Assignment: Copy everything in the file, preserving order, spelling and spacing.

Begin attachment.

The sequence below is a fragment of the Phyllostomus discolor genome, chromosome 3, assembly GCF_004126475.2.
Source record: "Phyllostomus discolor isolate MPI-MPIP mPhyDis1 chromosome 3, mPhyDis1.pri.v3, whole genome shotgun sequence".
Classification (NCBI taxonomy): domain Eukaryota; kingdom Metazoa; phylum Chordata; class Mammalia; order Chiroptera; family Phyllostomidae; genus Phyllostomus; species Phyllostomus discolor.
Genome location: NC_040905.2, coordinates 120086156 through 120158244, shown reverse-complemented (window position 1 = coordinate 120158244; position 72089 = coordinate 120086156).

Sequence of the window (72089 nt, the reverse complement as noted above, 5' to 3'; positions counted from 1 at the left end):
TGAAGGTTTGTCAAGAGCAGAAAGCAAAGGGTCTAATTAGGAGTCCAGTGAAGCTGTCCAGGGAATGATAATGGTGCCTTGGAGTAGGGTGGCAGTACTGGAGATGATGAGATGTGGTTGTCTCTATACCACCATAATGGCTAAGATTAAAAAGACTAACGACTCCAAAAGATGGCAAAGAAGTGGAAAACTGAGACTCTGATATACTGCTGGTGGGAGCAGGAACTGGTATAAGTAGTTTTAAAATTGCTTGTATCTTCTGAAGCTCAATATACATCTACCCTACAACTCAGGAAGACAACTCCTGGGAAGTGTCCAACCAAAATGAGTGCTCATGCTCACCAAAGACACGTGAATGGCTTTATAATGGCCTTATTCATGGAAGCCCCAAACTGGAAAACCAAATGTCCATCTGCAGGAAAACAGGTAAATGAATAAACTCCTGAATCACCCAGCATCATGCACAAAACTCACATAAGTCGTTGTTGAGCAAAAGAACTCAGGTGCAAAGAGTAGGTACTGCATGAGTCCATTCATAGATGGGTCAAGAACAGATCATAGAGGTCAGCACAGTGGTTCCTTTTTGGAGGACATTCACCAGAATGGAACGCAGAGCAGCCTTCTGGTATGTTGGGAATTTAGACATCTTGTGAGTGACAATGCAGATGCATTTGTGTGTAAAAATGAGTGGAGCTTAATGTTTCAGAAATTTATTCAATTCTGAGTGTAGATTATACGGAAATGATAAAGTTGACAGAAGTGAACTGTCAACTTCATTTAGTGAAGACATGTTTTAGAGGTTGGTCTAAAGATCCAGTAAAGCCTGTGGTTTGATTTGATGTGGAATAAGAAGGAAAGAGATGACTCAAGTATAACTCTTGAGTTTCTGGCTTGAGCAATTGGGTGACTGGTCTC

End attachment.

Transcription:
The sequence below is a fragment of the Phyllostomus discolor genome, chromosome 3, assembly GCF_004126475.2.
Source record: "Phyllostomus discolor isolate MPI-MPIP mPhyDis1 chromosome 3, mPhyDis1.pri.v3, whole genome shotgun sequence".
Classification (NCBI taxonomy): domain Eukaryota; kingdom Metazoa; phylum Chordata; class Mammalia; order Chiroptera; family Phyllostomidae; genus Phyllostomus; species Phyllostomus discolor.
Genome location: NC_040905.2, coordinates 120086156 through 120158244, shown reverse-complemented (window position 1 = coordinate 120158244; position 72089 = coordinate 120086156).

Sequence of the window (72089 nt, the reverse complement as noted above, 5' to 3'; positions counted from 1 at the left end):
TGAAGGTTTGTCAAGAGCAGAAAGCAAAGGGTCTAATTAGGAGTCCAGTGAAGCTGTCCAGGGAATGATAATGGTGCCTTGGAGTAGGGTGGCAGTACTGGAGATGATGAGATGTGGTTGTCTCTATACCACCATAATGGCTAAGATTAAAAAGACTAACGACTCCAAAAGATGGCAAAGAAGTGGAAAACTGAGACTCTGATATACTGCTGGTGGGAGCAGGAACTGGTATAAGTAGTTTTAAAATTGCTTGTATCTTCTGAAGCTCAATATACATCTACCCTACAACTCAGGAAGACAACTCCTGGGAAGTGTCCAACCAAAATGAGTGCTCATGCTCACCAAAGACACGTGAATGGCTTTATAATGGCCTTATTCATGGAAGCCCCAAACTGGAAAACCAAATGTCCATCTGCAGGAAAACAGGTAAATGAATAAACTCCTGAATCACCCAGCATCATGCACAAAACTCACATAAGTCGTTGTTGAGCAAAAGAACTCAGGTGCAAAGAGTAGGTACTGCATGAGTCCATTCATAGATGGGTCAAGAACAGATCATAGAGGTCAGCACAGTGGTTCCTTTTTGGAGGACATTCACCAGAATGGAACGCAGAGCAGCCTTCTGGTATGTTGGGAATTTAGACATCTTGTGAGTGACAATGCAGATGCATTTGTGTGTAAAAATGAGTGGAGCTTAATGTTTCAGAAATTTATTCAATTCTGAGTGTAGATTATACGGAAATGATAAAGTTGACAGAAGTGAACTGTCAACTTCATTTAGTGAAGACATGTTTTAGAGGTTGGTCTAAAGATCCAGTAAAGCCTGTGGTTTGATTTGATGTGGAATAAGAAGGAAAGAGATGACTCAAGTATAACTCTTGAGTTTCTGGCTTGAGCAATTGGGTGACTGGTCTC